Trump administration rolls back U.S. inspection rules for egg products

By Tom Polansek

CHICAGO (Reuters) – The Trump administration said on Wednesday it will stop requiring U.S. plants that produce egg products to have full-time government inspectors, in the first update of inspection methods in 50 years.

Under a new rule that takes effect immediately, the U.S. Department of Agriculture will allow companies like Cargill Inc and Sonstegard Foods to use different food-safety systems and procedures designed for their factories and equipment.

The change marks the Trump administration’s latest move to ease government regulations over the nation’s food system. Some inspectors and public-interest groups have warned food safety may suffer as a result.

The new rule affects 83 plants that USDA has been inspecting, according to the agency. USDA will also assume oversight from the Food and Drug Administration of additional facilities that produce egg substitutes.

Inspectors will visit plants once per shift, instead of being there whenever egg products are being processed.

The change, first proposed in 2018, makes inspections consistent with those for meat and poultry products, said Paul Kiecker, administrator of USDA’s Food Safety and Inspection Service. Inspectors will operate under a “patrol” system, in which they will cover multiple plants each day, he said.

“We feel very confident that, based on the once per shift that we have them there, we’ll still be able to verify that they’re producing safe product,” he said.

Environmental group Food & Water Watch said in 2018 the patrol system may make inspections less effective.

The new rule aims to make better use of inspectors and allow companies to develop new food-safety procedures, Kiecker said.

Companies must implement standard operating procedures for sanitation and food-safety management systems known as Hazard Analysis and Critical Control Points.

“We are giving them more of the responsibility to ensure that they are producing safe products,” Kiecker said.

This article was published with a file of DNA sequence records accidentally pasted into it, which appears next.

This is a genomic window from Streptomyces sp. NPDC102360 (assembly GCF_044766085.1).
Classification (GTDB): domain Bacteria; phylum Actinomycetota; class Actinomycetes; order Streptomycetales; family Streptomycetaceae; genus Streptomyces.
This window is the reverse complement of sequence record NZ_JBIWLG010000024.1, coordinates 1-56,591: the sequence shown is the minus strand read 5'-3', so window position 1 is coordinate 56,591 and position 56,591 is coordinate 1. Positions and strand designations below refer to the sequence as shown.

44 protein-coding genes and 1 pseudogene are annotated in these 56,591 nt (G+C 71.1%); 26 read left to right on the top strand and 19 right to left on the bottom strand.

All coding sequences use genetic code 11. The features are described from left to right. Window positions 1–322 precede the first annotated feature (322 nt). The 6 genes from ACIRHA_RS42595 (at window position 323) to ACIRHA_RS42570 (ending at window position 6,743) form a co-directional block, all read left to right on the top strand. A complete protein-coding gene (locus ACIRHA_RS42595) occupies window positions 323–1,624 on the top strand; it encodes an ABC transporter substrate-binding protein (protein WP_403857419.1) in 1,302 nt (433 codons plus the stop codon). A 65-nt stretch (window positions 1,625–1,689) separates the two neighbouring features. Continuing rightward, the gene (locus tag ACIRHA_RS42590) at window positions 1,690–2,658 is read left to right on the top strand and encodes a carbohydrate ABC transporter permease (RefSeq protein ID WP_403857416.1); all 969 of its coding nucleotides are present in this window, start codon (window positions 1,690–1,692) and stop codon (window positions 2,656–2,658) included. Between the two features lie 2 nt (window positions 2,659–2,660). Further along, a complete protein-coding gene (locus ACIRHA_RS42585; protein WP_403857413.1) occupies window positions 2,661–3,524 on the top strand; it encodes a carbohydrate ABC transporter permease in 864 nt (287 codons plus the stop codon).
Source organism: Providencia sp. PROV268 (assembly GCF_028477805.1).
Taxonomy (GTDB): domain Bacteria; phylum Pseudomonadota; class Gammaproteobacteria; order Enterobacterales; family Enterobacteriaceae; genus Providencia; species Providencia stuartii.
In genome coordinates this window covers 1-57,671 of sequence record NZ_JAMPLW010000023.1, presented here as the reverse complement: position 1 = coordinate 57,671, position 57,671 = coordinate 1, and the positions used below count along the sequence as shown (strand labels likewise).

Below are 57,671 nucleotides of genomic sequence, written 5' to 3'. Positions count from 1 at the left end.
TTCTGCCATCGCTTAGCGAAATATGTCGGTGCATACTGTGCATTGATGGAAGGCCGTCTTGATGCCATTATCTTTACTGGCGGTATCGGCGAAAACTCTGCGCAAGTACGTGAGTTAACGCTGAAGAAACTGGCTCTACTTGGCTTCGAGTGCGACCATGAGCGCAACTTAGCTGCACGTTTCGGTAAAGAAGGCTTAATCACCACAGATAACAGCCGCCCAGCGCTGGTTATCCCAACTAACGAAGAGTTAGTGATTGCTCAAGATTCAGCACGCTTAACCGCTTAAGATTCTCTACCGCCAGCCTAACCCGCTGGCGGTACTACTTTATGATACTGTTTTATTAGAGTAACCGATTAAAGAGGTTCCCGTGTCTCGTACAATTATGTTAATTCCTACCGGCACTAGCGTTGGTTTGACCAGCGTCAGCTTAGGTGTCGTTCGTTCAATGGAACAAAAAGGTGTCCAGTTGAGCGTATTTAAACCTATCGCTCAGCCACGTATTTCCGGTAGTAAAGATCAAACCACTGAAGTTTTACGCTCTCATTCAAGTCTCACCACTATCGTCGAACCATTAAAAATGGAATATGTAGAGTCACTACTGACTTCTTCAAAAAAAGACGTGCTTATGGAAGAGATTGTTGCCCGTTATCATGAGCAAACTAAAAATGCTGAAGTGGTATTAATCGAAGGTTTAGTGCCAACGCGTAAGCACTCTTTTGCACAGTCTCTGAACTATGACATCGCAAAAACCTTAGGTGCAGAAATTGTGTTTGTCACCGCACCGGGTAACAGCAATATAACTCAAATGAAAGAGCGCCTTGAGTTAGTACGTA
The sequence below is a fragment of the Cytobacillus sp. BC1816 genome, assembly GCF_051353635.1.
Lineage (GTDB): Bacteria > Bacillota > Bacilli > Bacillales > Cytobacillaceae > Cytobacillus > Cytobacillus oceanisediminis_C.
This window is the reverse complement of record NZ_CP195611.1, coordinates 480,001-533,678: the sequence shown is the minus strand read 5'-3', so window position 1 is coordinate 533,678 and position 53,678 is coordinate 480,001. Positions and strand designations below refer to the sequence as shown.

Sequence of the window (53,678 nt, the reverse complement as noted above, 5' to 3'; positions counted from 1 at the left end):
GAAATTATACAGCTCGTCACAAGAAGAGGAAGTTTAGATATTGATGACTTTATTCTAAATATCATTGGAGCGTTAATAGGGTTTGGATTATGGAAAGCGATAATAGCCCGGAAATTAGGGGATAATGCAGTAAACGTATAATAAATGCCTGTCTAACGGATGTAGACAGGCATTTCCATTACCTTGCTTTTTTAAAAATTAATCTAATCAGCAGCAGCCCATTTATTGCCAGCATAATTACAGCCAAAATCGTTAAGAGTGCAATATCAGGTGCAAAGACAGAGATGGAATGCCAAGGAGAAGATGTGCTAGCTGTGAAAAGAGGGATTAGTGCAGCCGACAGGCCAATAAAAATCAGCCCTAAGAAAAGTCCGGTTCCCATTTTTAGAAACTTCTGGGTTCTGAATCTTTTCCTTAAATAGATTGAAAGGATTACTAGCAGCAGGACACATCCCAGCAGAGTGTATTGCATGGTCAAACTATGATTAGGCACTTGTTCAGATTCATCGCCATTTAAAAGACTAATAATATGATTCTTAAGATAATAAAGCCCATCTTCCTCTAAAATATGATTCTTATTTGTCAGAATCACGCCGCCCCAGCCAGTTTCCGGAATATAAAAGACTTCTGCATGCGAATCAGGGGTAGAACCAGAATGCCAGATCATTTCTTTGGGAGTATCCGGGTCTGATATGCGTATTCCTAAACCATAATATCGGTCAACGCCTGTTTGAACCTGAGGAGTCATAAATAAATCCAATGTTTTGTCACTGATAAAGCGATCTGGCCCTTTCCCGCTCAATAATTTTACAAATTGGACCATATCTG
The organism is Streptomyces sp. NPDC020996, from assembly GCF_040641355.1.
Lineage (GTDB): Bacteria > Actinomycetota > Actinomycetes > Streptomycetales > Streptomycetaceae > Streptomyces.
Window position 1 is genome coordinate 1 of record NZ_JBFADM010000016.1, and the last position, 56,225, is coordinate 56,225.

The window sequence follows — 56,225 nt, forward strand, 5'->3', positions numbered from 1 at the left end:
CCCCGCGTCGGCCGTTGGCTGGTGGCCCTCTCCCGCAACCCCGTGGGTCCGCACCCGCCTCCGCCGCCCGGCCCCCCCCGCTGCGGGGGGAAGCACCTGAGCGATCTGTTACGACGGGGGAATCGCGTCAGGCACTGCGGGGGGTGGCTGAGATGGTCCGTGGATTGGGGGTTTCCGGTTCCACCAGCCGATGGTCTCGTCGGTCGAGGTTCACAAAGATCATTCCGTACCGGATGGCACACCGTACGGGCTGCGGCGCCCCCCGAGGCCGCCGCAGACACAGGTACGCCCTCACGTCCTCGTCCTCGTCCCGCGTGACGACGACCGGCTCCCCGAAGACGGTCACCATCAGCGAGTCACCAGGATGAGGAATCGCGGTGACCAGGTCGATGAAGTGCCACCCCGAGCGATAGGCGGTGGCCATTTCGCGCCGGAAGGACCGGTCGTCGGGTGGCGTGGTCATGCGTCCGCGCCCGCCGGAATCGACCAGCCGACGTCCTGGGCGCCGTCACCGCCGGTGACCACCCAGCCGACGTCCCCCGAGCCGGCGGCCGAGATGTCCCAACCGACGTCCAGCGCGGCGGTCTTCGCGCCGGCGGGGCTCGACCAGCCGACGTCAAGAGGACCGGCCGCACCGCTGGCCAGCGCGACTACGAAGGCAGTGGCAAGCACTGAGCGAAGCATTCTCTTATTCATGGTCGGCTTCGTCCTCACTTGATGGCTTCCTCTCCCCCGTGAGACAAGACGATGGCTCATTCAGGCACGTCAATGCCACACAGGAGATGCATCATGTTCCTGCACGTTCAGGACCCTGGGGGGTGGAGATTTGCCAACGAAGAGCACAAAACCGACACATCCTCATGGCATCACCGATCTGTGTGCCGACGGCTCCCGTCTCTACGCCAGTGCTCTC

The coronavirus pandemic disrupted egg product sales this spring, as closures of restaurants, schools and offices reduced demand.

(Reporting by Tom Polansek; Editing by Tom Brown)

Venezuela citizens scramble to survive as merchants demand dollars

Bolivar notes a seen hanging in a tree at a street in Maracaibo, Venezuela November 11, 2017.

By Eyanir Chinea and Maria Ramirez

CARACAS/CIUDAD GUAYANA, Venezuela (Reuters) – There was no way Jose Ramon Garcia, a food transporter in Venezuela, could afford new tires for his van at $350 each.

Whether he opted to pay in U.S. currency or in the devalued local bolivar currency at the equivalent black market price, Garcia would have had to save up for years.

Though used to expensive repairs, this one was too much and put him out of business. “Repairs cost an arm and a leg in Venezuela,” said the now-unemployed 42-year-old Garcia, who has a wife and two children to support in the southern city of Guayana.

“There’s no point keeping bolivars.”

For a decade and a half, strict exchange controls have severely limited access to dollars. A black market in hard currency has spread in response, and as once-sky-high oil revenue runs dry, Venezuela’s economy is in free-fall.

The practice adopted by gourmet and design stores in Caracas over the last couple of years to charge in dollars to a select group of expatriates or Venezuelans with access to greenbacks is fast spreading.

Food sellers, dental and medical clinics, and others are starting to charge in dollars or their black market equivalent – putting many basic goods and services out of reach for a large number of Venezuelans.

According to the opposition-led National Assembly, November’s rise in prices topped academics’ traditional benchmark for hyperinflation of more than 50 percent a month – and could end the year at 2,000 percent. The government has not published inflation data for more than a year.